The Garamantes' Chariots at Assaraya Alhamra Museum, Tripoli.
Classical historians spoke of the wheel being invented by
the Libyans, by which they mean the Berbers of North Africa. According
to Herodotus, chariots were invented by the Libyans, and to this day chariots
are still used in Tripoli (see below). It is more probable their use had spread
to Egypt from Libya, and from there to southern Europe and the
Middle East. On average there are about 500
drawings of chariots known to exist so far, and a considerable
number of chariot tracks across the Sahara; the main ones of which became modern
roads as people never stopped using them. One of these tracks led all the way
to coastal Leptis Magna, where Garamantian chiefs and dignitaries conducted business
in the wealthy city.
Sahara Aouanrhet Rock Art: Alien-like Crafts &
All the elements are real;
only the colours were added
to convey the surreal nature of the composition.
The drawing at the top of the above image (from
is known as
"The Swimming Woman with Breasts on her Back (127x85 cm); Post Bovidian Period. According
to Henri Lhote,
"This painting was discovered under a
beehive rock and in a shelter too small ever
to have served as a dwelling. The scene is a
complex one. Above, is a woman stretched out
and towing a man whose limbs are doubled up. Below, to the
left, a figure, with outstretched arms, is emerging
from a curious ovoid object
(Frescoes, p. 221).
The "curious ovoid" object apparently
was the flying object or the alien craft of the proponents of the alien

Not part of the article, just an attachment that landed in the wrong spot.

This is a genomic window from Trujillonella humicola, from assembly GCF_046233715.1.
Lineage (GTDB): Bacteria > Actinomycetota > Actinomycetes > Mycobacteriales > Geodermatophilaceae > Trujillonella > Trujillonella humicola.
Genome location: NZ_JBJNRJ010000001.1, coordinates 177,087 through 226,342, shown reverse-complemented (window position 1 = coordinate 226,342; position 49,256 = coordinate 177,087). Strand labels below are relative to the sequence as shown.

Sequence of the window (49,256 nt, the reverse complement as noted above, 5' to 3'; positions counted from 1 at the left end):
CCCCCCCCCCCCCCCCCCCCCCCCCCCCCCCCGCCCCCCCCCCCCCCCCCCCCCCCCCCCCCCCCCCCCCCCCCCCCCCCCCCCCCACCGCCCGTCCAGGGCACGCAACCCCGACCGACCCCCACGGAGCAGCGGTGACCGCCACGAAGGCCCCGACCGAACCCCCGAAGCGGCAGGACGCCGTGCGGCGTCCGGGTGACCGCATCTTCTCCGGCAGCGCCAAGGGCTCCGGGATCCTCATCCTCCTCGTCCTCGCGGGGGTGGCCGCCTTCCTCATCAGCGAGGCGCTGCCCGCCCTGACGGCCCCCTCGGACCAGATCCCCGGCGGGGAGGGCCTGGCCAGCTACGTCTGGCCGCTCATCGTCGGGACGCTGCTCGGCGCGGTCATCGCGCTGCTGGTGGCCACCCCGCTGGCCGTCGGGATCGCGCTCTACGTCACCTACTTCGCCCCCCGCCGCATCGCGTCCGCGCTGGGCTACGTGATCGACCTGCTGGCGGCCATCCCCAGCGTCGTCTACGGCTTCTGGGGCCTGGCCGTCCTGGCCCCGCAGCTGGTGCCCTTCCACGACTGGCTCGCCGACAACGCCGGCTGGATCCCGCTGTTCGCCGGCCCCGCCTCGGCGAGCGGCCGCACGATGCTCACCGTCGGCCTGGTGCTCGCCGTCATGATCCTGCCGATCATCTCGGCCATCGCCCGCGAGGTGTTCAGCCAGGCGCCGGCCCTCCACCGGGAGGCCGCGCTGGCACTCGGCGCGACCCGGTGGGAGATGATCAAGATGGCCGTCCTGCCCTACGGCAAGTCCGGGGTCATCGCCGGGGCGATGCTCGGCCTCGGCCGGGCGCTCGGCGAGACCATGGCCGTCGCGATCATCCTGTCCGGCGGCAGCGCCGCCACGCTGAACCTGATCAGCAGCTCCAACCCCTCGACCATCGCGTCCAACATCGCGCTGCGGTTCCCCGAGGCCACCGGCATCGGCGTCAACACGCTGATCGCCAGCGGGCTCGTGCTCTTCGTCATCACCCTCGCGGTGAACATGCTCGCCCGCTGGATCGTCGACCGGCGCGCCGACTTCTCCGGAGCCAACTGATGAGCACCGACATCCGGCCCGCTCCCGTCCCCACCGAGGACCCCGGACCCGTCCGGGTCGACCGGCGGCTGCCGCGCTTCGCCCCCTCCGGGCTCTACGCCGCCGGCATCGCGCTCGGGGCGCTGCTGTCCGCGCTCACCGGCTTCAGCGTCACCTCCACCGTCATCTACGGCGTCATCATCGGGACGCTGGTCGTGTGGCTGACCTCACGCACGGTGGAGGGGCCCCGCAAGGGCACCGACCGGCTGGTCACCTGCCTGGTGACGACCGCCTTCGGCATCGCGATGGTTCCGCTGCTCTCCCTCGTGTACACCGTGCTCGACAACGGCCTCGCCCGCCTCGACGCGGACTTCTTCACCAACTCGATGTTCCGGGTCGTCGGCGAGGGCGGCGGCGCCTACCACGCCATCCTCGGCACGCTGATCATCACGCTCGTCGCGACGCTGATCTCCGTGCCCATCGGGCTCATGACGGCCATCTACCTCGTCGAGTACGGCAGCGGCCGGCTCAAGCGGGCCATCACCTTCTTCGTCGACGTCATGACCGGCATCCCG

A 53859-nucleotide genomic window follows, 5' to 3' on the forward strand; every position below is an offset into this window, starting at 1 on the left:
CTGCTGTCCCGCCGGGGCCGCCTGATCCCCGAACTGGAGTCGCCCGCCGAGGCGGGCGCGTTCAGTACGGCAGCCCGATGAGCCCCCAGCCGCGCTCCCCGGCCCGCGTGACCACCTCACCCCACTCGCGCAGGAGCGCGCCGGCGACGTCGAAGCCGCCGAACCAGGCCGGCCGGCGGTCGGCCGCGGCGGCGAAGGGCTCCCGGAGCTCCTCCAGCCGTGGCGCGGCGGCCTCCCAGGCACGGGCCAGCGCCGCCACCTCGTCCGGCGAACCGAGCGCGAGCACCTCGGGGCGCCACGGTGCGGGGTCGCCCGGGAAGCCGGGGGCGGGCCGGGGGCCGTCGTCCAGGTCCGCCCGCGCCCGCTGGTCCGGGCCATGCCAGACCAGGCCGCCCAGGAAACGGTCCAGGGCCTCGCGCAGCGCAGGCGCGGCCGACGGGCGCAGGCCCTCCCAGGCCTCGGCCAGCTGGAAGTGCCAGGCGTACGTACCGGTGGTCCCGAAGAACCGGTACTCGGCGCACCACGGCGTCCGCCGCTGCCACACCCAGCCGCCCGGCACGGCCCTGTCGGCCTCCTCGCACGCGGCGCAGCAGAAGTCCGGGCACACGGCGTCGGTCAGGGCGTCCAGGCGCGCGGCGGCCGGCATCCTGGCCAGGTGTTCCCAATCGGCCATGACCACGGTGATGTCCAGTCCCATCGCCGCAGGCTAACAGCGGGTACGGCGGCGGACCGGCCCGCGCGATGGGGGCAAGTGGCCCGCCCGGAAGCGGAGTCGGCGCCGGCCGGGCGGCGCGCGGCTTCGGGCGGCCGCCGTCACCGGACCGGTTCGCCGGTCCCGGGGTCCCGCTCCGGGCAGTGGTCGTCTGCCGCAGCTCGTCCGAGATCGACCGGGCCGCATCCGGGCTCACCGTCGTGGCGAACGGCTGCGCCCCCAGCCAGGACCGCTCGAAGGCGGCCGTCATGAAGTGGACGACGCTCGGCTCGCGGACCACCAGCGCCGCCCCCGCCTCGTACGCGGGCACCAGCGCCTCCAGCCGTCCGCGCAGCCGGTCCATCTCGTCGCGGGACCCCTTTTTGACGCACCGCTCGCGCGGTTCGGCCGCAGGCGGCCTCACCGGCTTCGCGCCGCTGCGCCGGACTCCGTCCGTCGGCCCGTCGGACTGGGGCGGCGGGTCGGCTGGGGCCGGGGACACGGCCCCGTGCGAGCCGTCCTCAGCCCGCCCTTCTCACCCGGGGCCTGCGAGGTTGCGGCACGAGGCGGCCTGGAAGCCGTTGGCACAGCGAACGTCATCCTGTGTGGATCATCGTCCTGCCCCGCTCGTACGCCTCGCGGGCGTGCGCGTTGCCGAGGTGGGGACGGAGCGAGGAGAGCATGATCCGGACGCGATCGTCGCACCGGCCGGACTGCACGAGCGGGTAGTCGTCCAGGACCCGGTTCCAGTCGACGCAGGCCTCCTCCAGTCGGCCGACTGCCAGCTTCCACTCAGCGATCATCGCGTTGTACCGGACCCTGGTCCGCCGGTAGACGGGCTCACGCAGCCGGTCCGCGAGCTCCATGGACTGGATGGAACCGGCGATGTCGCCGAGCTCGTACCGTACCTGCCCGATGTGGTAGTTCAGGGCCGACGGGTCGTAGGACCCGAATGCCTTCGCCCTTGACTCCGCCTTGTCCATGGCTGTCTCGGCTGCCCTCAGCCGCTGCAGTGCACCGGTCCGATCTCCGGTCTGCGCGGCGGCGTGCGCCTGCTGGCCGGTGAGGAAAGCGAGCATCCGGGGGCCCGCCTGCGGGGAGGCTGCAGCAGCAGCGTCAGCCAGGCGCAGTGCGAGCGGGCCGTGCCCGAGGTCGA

origin of human civilisation. Why should we think the Sahara had anything to
do with it? There is no
reason why not to understand them in the natural way as early expressions of
our African ancestors to document what then must had had seemed the best invention.
Could the prehistoric painting register one of the first wheel toys to be invented?
On the left is a drawing made to simplify the original, and
on the right the reconstructed image of a spacecraft (or a spaceboat), as envisaged
by some of the proponents of the alien civilisation. The prehistoric image could
be an early form of go-carting or
some sort of a wheel-toy made
of one or two wheels, probably with a child being pushed by an adult. These could
have later evolved to become chariots. The following image shows a collection
of the different types of chariots found in cave art. One or more of them clearly
show what looks like an early scooter,
with two front wheels and a long handle at the front.
Garamantian chariot from Wadi Tashwinat, in Acacus, Fezzan, southern Libya.
In his Histories [IV. 170] Herodotus states that the four-horse chariot was also known in Cyrenaica, in Eastern Libya, where the Greeks learned the art of chariot-racing from the Libyans and became exceedingly proficient at it. Many of these prehistoric chariots preserved in cave art are much older than literary sources of recorded history and therefore the statements of Herodotus and others must have been based on popular culture current at the time. There is so much cave art in Libya, most of which still is undiscovered.
Chariot, from Tin Newen.
A chariot pulled by two horses; from Tin Newen, Acacus.
This is what the modern Libyan chariot looks like today; still used in Tripoli city centre as a taxi.
Explore the Libyan capital in a Libyan chariot.